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  1.  63
    Engaging Student Aversions to Moral Obligations.Court D. Lewis - 2015 - Teaching Philosophy 38 (3):273-288.
    This essay examines why some introductory ethics students are averse to any sort of moral requirement. It provides a series of descriptions and techniques to help teachers recognize, diagnose, and engage such students. After discussing the nature of student aversions to moral obligations, I discuss three causes and several ways to engage each: 1) Student Relativism; 2) student fears and misunderstandings of obligations; and 3) the phenomenon of what I call fetishized liberty, which leads to the “liberty paradox”—where students actively (...)
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  2.  1
    Repentance and the Right to Forgiveness.Court D. Lewis - 2018 - Lexington Books.
    This book develops a rights-based theory of justice that maintains that genuine repentance creates a right to be forgiven. Examining the nature of rights and theological conceptions of forgiveness, the author shows why such a right is nonrepugnant and produces the most just state of affairs for victims and wrongdoers.
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  3.  1
    Righteous Indignation: Christian Philosophical and Theological Perspectives on Anger.Gregory L. Bock & Court D. Lewis (eds.) - 2021 - Fortress Academic.
    Righteous Indignation explores the philosophy of Christian anger—for example what anger is, what it means for God to be angry, and when anger is morally appropriate. The contributors examine several dimensions of the topic, including divine wrath, imprecatory psalms, and the proper place of anger in the life of Christians today.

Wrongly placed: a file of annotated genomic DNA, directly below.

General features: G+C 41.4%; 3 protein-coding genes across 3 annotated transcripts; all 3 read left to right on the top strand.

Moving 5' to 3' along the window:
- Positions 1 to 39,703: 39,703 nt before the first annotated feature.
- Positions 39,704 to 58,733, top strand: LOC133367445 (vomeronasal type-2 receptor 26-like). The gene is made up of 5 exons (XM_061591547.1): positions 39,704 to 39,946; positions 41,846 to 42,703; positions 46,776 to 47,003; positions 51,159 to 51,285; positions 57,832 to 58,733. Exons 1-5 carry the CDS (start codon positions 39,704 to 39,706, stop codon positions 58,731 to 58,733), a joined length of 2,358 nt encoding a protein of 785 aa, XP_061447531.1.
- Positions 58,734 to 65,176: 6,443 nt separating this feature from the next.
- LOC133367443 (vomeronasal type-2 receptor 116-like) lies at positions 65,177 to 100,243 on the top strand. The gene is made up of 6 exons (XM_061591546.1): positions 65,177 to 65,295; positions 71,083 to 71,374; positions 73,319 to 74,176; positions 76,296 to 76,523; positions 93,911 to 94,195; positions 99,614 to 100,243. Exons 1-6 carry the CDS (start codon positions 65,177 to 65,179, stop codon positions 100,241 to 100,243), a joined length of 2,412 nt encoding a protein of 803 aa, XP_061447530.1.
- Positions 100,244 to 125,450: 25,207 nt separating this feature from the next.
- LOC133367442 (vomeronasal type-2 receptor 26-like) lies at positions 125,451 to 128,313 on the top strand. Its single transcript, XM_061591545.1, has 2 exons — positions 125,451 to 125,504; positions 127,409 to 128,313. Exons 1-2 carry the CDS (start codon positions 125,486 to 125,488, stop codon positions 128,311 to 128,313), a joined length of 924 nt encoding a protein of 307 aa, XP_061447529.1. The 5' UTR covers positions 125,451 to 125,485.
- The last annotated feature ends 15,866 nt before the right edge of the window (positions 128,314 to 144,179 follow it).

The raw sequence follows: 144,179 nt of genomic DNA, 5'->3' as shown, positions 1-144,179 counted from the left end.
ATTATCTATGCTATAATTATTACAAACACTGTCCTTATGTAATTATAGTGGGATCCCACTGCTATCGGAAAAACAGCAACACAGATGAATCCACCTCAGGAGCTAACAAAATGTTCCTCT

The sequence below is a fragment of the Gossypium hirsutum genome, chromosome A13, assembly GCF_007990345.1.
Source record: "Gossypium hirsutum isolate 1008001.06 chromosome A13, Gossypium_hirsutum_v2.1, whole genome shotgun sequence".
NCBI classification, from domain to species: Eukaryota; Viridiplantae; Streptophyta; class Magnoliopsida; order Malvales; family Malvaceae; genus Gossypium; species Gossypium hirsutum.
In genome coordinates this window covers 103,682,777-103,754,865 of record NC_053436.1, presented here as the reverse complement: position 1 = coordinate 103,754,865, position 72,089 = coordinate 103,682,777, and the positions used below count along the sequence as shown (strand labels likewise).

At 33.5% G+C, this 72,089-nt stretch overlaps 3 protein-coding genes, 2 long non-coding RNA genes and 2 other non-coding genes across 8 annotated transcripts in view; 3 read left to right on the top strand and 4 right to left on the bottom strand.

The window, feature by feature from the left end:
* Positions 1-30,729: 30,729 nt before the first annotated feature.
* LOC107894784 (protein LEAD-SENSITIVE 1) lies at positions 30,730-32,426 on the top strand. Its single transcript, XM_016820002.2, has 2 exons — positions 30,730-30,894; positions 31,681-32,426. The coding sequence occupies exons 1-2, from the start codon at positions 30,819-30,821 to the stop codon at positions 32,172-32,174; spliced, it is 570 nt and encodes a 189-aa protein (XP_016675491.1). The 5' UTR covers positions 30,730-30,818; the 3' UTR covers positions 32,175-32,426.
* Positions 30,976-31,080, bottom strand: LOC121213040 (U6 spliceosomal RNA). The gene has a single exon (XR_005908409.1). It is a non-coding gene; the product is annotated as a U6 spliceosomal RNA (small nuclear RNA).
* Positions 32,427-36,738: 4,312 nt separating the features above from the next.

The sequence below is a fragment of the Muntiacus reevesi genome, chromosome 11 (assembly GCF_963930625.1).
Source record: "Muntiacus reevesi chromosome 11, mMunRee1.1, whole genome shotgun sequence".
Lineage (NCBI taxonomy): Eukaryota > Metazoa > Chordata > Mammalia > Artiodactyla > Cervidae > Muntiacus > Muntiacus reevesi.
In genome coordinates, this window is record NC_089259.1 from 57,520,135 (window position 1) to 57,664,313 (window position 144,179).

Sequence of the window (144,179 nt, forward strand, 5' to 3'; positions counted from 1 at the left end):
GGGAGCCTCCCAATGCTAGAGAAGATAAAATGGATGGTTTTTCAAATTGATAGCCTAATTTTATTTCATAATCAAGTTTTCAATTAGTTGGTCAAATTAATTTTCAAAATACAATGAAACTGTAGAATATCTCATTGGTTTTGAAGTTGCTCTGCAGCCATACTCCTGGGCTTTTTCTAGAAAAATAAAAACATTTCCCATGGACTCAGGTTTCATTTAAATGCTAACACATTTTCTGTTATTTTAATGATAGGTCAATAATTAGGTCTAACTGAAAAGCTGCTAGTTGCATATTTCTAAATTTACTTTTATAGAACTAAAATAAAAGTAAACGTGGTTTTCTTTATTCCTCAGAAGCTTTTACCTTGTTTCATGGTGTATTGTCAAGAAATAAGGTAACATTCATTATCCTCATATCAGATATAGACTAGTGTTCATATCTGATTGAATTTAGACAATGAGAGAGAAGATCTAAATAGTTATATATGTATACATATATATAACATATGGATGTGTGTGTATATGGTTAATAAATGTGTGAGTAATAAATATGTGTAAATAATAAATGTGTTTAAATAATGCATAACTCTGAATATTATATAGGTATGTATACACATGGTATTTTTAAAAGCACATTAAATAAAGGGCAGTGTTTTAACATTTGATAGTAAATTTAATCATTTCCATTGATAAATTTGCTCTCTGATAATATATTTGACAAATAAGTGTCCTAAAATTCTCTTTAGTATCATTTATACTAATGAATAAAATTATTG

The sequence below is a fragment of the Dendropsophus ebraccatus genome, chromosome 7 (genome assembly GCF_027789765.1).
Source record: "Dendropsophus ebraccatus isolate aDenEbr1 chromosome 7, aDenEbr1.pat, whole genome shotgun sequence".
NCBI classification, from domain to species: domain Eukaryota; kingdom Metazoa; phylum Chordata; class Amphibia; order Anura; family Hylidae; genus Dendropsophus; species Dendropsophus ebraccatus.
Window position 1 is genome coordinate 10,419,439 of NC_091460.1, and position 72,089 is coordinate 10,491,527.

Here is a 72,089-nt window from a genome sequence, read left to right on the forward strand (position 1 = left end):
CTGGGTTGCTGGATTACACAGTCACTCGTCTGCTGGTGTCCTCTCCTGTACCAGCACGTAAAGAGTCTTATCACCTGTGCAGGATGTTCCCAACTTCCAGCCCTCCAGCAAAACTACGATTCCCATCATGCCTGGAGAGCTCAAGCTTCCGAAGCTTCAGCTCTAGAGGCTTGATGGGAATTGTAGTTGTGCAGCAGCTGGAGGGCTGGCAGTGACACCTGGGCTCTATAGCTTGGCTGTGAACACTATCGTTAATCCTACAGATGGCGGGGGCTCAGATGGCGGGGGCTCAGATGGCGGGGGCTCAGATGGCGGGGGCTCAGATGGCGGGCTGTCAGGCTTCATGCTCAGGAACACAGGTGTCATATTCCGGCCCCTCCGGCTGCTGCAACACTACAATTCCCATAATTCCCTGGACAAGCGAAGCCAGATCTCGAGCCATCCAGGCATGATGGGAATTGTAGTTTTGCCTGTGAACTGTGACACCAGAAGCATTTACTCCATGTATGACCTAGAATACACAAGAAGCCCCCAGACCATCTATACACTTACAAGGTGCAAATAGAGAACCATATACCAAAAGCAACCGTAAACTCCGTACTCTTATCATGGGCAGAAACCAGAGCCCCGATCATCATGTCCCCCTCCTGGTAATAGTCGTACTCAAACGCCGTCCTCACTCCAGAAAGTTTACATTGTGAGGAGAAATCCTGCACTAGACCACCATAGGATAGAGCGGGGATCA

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  4.  11
    Author Court D. Lewis Meets Critics on Repentance and the Right to Forgiveness.Court D. Lewis, Gregory L. Bock, David Boersema & Jennifer Kling - 2019 - The Acorn 19 (1):19-41.
    Court D. Lewis, author of Repentance and the Right to Forgiveness, presents a rights-based theory of ethics grounded in eirenéism, a needs-based theory of rights that seeks peaceful flourishing for all moral agents. This approach creates a moral relationship between victims and wrongdoers such that wrongdoers owe victims compensatory obligations. However, one further result is that wrongdoers may be owed forgiveness by victims. This leads to the “repugnant implication” that victims may be wrongdoers who do not forgive. Author Lewis addresses (...)
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  5.  15
    Cosmopolitan Vs. Westphalian “Borders”.Court D. Lewis - 2017 - The Acorn 17 (1):87-90.
    Is it possible for the Modern State to function without violence? How is violence ingrained in national identities, and how do the borders that supposedly “protect” nations actually foster unconscious biases, the anger and hatred of “others,” and the racism and ethnocentrism of shootings, mass murders, and other atrocities? Eddy M. Souffrant and the contributing authors of A Future without Borders? provide insights into how to answer these and other questions.
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  6.  2
    The Ethics of Anger.Court D. Lewis & Gregory L. Bock (eds.) - 2020 - Lexington Books.
    This book provides a variety of diverse perspectives related to the ethics of anger, some more analytical in nature, others focused on practical issues, some in defense of anger, and others arguing against its necessity. This book is an essential resource for scholars who want to reflect critically on the place of anger in contemporary life.
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  7.  34
    The Philosophy of Forgiveness - Volume II: New Dimensions of Forgiveness.Court D. Lewis (ed.) - 2016 - Vernon Press.
    Volume II of Vernon Press’s series on the Philosophy of Forgiveness offers several challenging and provocative chapters that seek to push the conversation in new directions and dimensions. Volume I, Explorations of Forgiveness: Personal, Relational, and Religious, began the task of creating a consistent multi-dimensional account of forgiveness, and Volume II’s New Dimensions of Forgiveness continues this goal by presenting a set of chapters that delve into several deep conceptual and metaphysical features of forgiveness. New Dimensions of Forgiveness creates a (...)
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